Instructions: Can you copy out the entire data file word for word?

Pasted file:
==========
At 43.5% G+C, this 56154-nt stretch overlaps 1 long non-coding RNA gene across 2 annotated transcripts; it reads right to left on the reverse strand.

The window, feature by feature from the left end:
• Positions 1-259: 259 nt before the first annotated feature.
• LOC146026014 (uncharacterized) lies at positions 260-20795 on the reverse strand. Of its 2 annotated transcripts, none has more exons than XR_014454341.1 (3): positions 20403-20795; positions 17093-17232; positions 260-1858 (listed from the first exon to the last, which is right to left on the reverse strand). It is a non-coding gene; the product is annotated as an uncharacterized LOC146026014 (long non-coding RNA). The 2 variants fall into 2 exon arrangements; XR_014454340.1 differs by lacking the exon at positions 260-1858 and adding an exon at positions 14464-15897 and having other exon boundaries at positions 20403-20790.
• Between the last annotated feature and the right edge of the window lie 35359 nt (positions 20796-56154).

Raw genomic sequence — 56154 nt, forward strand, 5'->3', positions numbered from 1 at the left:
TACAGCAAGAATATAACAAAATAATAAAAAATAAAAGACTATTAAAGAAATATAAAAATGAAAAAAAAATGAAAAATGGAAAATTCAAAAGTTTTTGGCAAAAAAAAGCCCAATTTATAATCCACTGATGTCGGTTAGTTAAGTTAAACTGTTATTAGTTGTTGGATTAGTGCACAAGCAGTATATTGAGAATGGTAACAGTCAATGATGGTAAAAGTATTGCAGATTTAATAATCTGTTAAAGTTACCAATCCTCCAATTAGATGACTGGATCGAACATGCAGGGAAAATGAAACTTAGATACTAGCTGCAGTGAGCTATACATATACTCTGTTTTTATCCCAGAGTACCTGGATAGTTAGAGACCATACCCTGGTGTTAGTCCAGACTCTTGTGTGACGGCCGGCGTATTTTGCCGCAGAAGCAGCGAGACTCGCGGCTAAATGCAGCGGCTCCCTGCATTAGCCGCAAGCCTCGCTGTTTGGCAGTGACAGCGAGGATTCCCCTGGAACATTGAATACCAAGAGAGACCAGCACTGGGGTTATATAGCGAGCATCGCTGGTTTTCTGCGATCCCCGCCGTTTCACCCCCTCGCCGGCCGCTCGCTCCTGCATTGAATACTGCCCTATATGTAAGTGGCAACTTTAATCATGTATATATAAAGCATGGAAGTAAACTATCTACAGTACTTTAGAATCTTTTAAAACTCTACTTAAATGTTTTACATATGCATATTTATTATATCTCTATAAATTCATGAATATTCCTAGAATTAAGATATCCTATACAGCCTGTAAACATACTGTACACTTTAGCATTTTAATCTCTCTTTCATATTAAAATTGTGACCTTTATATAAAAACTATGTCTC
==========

At 43.5% G+C, this 56154-nt stretch overlaps 1 long non-coding RNA gene across 2 annotated transcripts; it reads right to left on the reverse strand.

The window, feature by feature from the left end:
• Positions 1-259: 259 nt before the first annotated feature.
• LOC146026014 (uncharacterized) lies at positions 260-20795 on the reverse strand. Of its 2 annotated transcripts, none has more exons than XR_014454341.1 (3): positions 20403-20795; positions 17093-17232; positions 260-1858 (listed from the first exon to the last, which is right to left on the reverse strand). It is a non-coding gene; the product is annotated as an uncharacterized LOC146026014 (long non-coding RNA). The 2 variants fall into 2 exon arrangements; XR_014454340.1 differs by lacking the exon at positions 260-1858 and adding an exon at positions 14464-15897 and having other exon boundaries at positions 20403-20790.
• Between the last annotated feature and the right edge of the window lie 35359 nt (positions 20796-56154).

Raw genomic sequence — 56154 nt, forward strand, 5'->3', positions numbered from 1 at the left:
TACAGCAAGAATATAACAAAATAATAAAAAATAAAAGACTATTAAAGAAATATAAAAATGAAAAAAAAATGAAAAATGGAAAATTCAAAAGTTTTTGGCAAAAAAAAGCCCAATTTATAATCCACTGATGTCGGTTAGTTAAGTTAAACTGTTATTAGTTGTTGGATTAGTGCACAAGCAGTATATTGAGAATGGTAACAGTCAATGATGGTAAAAGTATTGCAGATTTAATAATCTGTTAAAGTTACCAATCCTCCAATTAGATGACTGGATCGAACATGCAGGGAAAATGAAACTTAGATACTAGCTGCAGTGAGCTATACATATACTCTGTTTTTATCCCAGAGTACCTGGATAGTTAGAGACCATACCCTGGTGTTAGTCCAGACTCTTGTGTGACGGCCGGCGTATTTTGCCGCAGAAGCAGCGAGACTCGCGGCTAAATGCAGCGGCTCCCTGCATTAGCCGCAAGCCTCGCTGTTTGGCAGTGACAGCGAGGATTCCCCTGGAACATTGAATACCAAGAGAGACCAGCACTGGGGTTATATAGCGAGCATCGCTGGTTTTCTGCGATCCCCGCCGTTTCACCCCCTCGCCGGCCGCTCGCTCCTGCATTGAATACTGCCCTATATGTAAGTGGCAACTTTAATCATGTATATATAAAGCATGGAAGTAAACTATCTACAGTACTTTAGAATCTTTTAAAACTCTACTTAAATGTTTTACATATGCATATTTATTATATCTCTATAAATTCATGAATATTCCTAGAATTAAGATATCCTATACAGCCTGTAAACATACTGTACACTTTAGCATTTTAATCTCTCTTTCATATTAAAATTGTGACCTTTATATAAAAACTATGTCTC